This winter is an irruptive year for Snowy Owls. They are being seen all over southern Ontario and northeastern US border states. Every 3 or 4 years there is a die-off of their main prey,Lemmings. As a result more Snowy Owls than normal move south. This results in alot more human contact than usual,because so many people,most of us included wish to see and photograph them. I know the regular followers of this site follow good birding etiquette,but we have all heard the stories.Wherever you go this winter,to see a Snowy Owl,I hope you will enjoy sightings of Snowy Owls(or other species)but respect them,their space and the land owners.
Ive pinched alot of the following from our buddy Rob,of Rob and Angie,as I believe Rob said things very well. To see his posting on the same topic see his blog at http://robandtheanimals.blogspot.com/
Many of these Snowy Owls will arrive near starvation as many fly non-stop to where you find them,so allowing them the room and time to hunt is very important. Disturbing a bird that is hunting may do them out of a meal with terrible unintended results. Already several Snowy Owls have arrived at local bird and wildlife rehabilitation centres suffering from starvation. Sadly,some havent made it.
A 2nd issue is car strikes,while going after prey,so please be careful when out looking for owls. If you or someone you know comes into contact with an injured owl or otherwise distressed raptor,it is of utmost importance to get in touch with and transfer the animal to a licensed wildlife rehabiliator as soon as possible. This is in the very best interests of any wildlife you find and can mean the difference between life and death.
Please do not attempt rehabilitation of wildlife on your own. Communication with experienced, licensed rehabilitators is key to providing the best care for sick, injured or orphaned wildlife. Licensed rehabilitators have been specially trained for triage, convalescence and paliative care of wild animals.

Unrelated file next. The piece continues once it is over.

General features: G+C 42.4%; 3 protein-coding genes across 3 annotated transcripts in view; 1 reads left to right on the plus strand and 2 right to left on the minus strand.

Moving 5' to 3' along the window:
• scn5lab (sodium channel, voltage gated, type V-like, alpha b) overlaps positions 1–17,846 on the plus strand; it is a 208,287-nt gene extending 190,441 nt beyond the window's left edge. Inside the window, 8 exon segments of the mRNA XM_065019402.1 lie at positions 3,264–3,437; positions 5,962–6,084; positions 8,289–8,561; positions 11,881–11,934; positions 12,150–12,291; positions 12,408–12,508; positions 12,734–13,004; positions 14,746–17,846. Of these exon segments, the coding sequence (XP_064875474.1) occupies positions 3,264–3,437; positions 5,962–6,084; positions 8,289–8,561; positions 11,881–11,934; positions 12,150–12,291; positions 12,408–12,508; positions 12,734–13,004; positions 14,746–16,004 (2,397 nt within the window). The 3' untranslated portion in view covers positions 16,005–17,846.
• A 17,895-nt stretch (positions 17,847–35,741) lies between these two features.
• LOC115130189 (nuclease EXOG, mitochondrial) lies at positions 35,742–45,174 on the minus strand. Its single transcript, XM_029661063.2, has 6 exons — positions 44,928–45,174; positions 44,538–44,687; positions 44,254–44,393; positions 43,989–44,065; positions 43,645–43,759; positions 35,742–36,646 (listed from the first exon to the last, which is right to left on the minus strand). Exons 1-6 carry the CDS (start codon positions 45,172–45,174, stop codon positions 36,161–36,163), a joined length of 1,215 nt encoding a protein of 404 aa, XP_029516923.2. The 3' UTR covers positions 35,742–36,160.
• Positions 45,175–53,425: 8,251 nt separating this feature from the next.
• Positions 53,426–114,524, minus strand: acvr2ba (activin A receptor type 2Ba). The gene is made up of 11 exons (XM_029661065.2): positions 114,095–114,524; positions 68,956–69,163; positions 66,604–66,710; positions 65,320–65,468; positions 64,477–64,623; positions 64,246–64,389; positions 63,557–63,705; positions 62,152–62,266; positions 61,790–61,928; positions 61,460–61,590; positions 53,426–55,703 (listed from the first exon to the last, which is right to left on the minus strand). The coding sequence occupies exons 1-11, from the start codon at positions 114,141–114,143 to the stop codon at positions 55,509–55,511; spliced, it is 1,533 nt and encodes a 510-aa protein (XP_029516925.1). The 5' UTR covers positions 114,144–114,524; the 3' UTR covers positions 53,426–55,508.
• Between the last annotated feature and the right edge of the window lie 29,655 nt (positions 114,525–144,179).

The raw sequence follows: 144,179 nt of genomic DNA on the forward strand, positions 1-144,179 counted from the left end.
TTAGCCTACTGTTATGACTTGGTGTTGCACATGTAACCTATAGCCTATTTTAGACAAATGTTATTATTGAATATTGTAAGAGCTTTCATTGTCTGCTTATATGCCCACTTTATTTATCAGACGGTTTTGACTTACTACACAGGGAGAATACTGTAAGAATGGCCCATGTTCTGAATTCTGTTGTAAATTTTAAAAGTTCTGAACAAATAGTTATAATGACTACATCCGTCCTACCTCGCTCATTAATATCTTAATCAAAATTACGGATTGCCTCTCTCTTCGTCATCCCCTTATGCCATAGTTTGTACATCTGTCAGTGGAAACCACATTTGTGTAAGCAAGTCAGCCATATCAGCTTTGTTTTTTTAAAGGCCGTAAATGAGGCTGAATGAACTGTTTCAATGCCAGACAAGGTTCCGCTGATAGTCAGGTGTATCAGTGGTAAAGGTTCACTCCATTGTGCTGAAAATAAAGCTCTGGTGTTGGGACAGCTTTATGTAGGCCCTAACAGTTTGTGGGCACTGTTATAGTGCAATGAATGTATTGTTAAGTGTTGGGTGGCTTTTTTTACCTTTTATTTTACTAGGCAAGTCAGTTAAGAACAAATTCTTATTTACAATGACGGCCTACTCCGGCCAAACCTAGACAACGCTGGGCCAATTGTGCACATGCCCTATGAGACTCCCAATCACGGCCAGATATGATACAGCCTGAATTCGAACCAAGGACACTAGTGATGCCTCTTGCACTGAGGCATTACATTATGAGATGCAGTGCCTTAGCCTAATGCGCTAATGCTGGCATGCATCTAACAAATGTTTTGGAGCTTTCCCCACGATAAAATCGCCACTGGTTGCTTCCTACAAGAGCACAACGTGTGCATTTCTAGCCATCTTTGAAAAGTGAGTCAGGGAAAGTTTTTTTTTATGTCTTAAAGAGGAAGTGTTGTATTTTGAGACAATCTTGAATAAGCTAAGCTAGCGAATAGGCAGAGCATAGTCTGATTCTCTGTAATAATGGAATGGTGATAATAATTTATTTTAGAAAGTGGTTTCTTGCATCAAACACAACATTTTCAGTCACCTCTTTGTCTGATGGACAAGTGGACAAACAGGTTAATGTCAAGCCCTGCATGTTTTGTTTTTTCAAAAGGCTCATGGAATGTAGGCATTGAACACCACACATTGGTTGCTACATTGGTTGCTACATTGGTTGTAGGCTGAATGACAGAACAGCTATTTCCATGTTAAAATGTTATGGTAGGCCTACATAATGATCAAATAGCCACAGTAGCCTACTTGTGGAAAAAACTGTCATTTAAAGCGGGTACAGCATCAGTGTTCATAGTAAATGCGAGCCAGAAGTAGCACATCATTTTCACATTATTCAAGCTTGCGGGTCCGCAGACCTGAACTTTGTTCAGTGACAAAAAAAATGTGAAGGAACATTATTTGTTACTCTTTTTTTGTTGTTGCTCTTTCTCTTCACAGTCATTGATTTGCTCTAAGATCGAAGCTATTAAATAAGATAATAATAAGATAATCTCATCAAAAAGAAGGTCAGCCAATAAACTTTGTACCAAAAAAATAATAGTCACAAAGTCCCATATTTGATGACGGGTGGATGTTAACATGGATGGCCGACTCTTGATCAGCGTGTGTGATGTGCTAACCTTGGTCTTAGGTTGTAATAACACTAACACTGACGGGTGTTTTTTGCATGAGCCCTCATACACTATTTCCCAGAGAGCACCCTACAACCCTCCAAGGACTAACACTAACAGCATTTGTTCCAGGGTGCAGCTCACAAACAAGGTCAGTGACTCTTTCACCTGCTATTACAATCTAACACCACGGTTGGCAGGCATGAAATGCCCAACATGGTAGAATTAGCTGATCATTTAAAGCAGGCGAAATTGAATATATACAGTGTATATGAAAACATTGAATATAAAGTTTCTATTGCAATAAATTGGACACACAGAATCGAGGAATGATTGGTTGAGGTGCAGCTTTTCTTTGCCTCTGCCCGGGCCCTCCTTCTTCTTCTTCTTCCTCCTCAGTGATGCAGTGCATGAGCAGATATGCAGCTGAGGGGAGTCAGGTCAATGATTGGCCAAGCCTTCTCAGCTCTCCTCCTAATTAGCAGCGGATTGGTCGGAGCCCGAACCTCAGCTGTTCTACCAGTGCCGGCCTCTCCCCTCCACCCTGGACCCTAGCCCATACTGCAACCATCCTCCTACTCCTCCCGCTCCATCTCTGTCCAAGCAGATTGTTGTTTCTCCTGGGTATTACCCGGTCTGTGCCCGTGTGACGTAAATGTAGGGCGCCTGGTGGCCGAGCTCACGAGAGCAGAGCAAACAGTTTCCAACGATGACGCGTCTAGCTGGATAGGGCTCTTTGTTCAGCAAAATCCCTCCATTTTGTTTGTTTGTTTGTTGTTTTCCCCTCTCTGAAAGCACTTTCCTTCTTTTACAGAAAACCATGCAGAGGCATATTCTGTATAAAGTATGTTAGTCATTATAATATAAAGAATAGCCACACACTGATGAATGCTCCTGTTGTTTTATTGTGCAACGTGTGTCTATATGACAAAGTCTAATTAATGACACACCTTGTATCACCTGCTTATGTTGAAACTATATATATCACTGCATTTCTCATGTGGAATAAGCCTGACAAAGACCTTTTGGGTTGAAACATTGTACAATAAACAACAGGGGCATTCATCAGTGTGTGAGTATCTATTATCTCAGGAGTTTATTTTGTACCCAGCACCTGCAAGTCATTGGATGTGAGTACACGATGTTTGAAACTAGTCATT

Most provinces of Canada allow their citizens to hold onto wildlife for a maximum of 24 hours at which time the wildlife must be released or transferred to an authorized wildlife rehabilitator. It is illegal to maintain wildlife beyond this 24 hour limit without special permitting from the Ministry of Natural Resources. These regulations have been set in place to protect our native wildlife from typically well-meaning, but inexperienced people. Animals, especially those injured, sick or orphaned, require special care and medical needs that most people are unable, unwilling or too niave to provide properly.
If the bird you have found is showing signs of sickness or injury such as difficulty breathing, bleeding, stumbling, fractures or other trauma, the animal will require immediate medical attention. If you have trouble finding a local rehabilitator, consider contacting your local veterinarian. Many veterinarians can do simple, cheap procedures such as wing wrapping, pain relief and fluid therapy until a rehabilitator can be contacted.
BIGFRANK's note Try these places if the bird is in trouble:
Toronto Wildlife Centre
The Owl Foundation
The Canadian Peregrine Foundation 416-481-1233
(or me directly by email or phone(those with it) who will contact CPF staff) I hesitate to provide numbers,as these may periodically change,a quick search of the internet should provide U with what you need. Someone at these numbers should be able to help or direct you to help. For birders who are out frequently keeping the numbers handy may be worthwhile.
Lastly,the reason both Rob and I posted about the Snowy Owls...
Last Monday he and I got together and went in search of a Snowy Owl reported near where I live now in Schomberg,Ontario. It is only about 10km from me. We almost didnt bother going as the last report the owl was so far into a field even with a scope it was difficult to see. Being so close though we couldnt resist. We arrived and scoured the field with our binoculars,seeing nothing in the fields,but we both observed an interesting shape atop some white pipes a great distance away. We both agreed further investigation was merritted. From our vantage point we could see there was access down a secondary road which seemed should get us reasonably close to the Snowy Owls location. Indeed it did. We stopped short of where the owl was and got our cameras out. We each enjoyed the sighting and snapped a few photos. These are heavily cropped photos,so getting ridiculously close wasnt necessary. The bird eventually flew into a field,presumably after prey. It was a beautiful adult male Snowy Owl. Adult males are much whiter than more heavily marked females or juvenile birds.Enjoy,we sure did.
Beautiful Adult Male Snowy Owl